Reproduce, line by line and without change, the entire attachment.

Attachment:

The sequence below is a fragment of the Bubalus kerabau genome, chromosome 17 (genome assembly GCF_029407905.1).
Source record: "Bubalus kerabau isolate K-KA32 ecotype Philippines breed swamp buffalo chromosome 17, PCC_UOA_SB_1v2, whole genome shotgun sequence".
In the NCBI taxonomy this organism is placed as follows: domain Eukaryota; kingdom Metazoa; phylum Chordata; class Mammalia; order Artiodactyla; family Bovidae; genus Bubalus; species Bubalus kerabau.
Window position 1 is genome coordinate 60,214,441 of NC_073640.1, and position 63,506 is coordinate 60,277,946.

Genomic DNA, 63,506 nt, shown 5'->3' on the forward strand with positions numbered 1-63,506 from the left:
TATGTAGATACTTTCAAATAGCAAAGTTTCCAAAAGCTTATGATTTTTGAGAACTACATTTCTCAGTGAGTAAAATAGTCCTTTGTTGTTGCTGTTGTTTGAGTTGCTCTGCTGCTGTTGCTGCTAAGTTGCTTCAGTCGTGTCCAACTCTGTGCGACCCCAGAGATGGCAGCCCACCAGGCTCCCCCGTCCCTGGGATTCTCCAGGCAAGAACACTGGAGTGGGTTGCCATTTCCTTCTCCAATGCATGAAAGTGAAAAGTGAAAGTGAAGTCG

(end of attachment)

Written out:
The sequence below is a fragment of the Bubalus kerabau genome, chromosome 17 (genome assembly GCF_029407905.1).
Source record: "Bubalus kerabau isolate K-KA32 ecotype Philippines breed swamp buffalo chromosome 17, PCC_UOA_SB_1v2, whole genome shotgun sequence".
In the NCBI taxonomy this organism is placed as follows: domain Eukaryota; kingdom Metazoa; phylum Chordata; class Mammalia; order Artiodactyla; family Bovidae; genus Bubalus; species Bubalus kerabau.
Window position 1 is genome coordinate 60,214,441 of NC_073640.1, and position 63,506 is coordinate 60,277,946.

Genomic DNA, 63,506 nt, shown 5'->3' on the forward strand with positions numbered 1-63,506 from the left:
TATGTAGATACTTTCAAATAGCAAAGTTTCCAAAAGCTTATGATTTTTGAGAACTACATTTCTCAGTGAGTAAAATAGTCCTTTGTTGTTGCTGTTGTTTGAGTTGCTCTGCTGCTGTTGCTGCTAAGTTGCTTCAGTCGTGTCCAACTCTGTGCGACCCCAGAGATGGCAGCCCACCAGGCTCCCCCGTCCCTGGGATTCTCCAGGCAAGAACACTGGAGTGGGTTGCCATTTCCTTCTCCAATGCATGAAAGTGAAAAGTGAAAGTGAAGTCG